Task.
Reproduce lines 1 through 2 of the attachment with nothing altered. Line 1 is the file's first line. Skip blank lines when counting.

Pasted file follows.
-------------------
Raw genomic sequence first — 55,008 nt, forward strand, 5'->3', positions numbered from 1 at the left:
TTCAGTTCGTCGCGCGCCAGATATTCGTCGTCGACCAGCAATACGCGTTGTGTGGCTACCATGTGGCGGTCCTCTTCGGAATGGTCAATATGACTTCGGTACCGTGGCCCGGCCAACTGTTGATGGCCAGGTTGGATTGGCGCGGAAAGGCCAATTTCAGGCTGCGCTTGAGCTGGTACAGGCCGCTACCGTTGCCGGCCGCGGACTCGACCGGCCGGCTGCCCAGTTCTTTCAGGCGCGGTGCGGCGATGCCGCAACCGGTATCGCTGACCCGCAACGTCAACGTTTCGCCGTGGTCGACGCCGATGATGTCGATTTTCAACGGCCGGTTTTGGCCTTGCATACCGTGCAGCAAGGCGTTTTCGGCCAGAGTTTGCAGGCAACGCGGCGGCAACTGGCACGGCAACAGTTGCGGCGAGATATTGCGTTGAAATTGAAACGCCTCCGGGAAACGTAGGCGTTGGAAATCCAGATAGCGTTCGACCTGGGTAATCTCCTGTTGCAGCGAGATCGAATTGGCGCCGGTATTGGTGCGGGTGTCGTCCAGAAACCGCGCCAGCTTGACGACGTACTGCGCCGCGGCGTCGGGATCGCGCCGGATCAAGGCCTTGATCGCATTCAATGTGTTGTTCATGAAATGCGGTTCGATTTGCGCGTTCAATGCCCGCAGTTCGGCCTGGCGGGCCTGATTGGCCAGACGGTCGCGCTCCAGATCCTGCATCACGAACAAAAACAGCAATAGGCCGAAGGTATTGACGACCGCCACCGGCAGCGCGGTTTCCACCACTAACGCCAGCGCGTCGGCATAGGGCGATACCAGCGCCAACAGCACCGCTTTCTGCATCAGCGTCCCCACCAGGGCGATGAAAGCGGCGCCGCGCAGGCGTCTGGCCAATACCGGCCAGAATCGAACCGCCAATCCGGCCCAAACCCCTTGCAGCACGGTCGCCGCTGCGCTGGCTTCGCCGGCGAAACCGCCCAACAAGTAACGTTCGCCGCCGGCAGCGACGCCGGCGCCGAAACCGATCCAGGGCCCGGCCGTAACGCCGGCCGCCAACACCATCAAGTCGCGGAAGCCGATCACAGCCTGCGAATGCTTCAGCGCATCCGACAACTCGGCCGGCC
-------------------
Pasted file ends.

Raw genomic sequence first — 55,008 nt, forward strand, 5'->3', positions numbered from 1 at the left:
TTCAGTTCGTCGCGCGCCAGATATTCGTCGTCGACCAGCAATACGCGTTGTGTGGCTACCATGTGGCGGTCCTCTTCGGAATGGTCAATATGACTTCGGTACCGTGGCCCGGCCAACTGTTGATGGCCAGGTTGGATTGGCGCGGAAAGGCCAATTTCAGGCTGCGCTTGAGCTGGTACAGGCCGCTACCGTTGCCGGCCGCGGACTCGACCGGCCGGCTGCCCAGTTCTTTCAGGCGCGGTGCGGCGATGCCGCAACCGGTATCGCTGACCCGCAACGTCAACGTTTCGCCGTGGTCGACGCCGATGATGTCGATTTTCAACGGCCGGTTTTGGCCTTGCATACCGTGCAGCAAGGCGTTTTCGGCCAGAGTTTGCAGGCAACGCGGCGGCAACTGGCACGGCAACAGTTGCGGCGAGATATTGCGTTGAAATTGAAACGCCTCCGGGAAACGTAGGCGTTGGAAATCCAGATAGCGTTCGACCTGGGTAATCTCCTGTTGCAGCGAGATCGAATTGGCGCCGGTATTGGTGCGGGTGTCGTCCAGAAACCGCGCCAGCTTGACGACGTACTGCGCCGCGGCGTCGGGATCGCGCCGGATCAAGGCCTTGATCGCATTCAATGTGTTGTTCATGAAATGCGGTTCGATTTGCGCGTTCAATGCCCGCAGTTCGGCCTGGCGGGCCTGATTGGCCAGACGGTCGCGCTCCAGATCCTGCATCACGAACAAAAACAGCAATAGGCCGAAGGTATTGACGACCGCCACCGGCAGCGCGGTTTCCACCACTAACGCCAGCGCGTCGGCATAGGGCGATACCAGCGCCAACAGCACCGCTTTCTGCATCAGCGTCCCCACCAGGGCGATGAAAGCGGCGCCGCGCAGGCGTCTGGCCAATACCGGCCAGAATCGAACCGCCAATCCGGCCCAAACCCCTTGCAGCACGGTCGCCGCTGCGCTGGCTTCGCCGGCGAAACCGCCCAACAAGTAACGTTCGCCGCCGGCAGCGACGCCGGCGCCGAAACCGATCCAGGGCCCGGCCGTAACGCCGGCCGCCAACACCATCAAGTCGCGGAAGCCGATCACAGCCTGCGAATGCTTCAGCGCATCCGACAACTCGGCCGGCC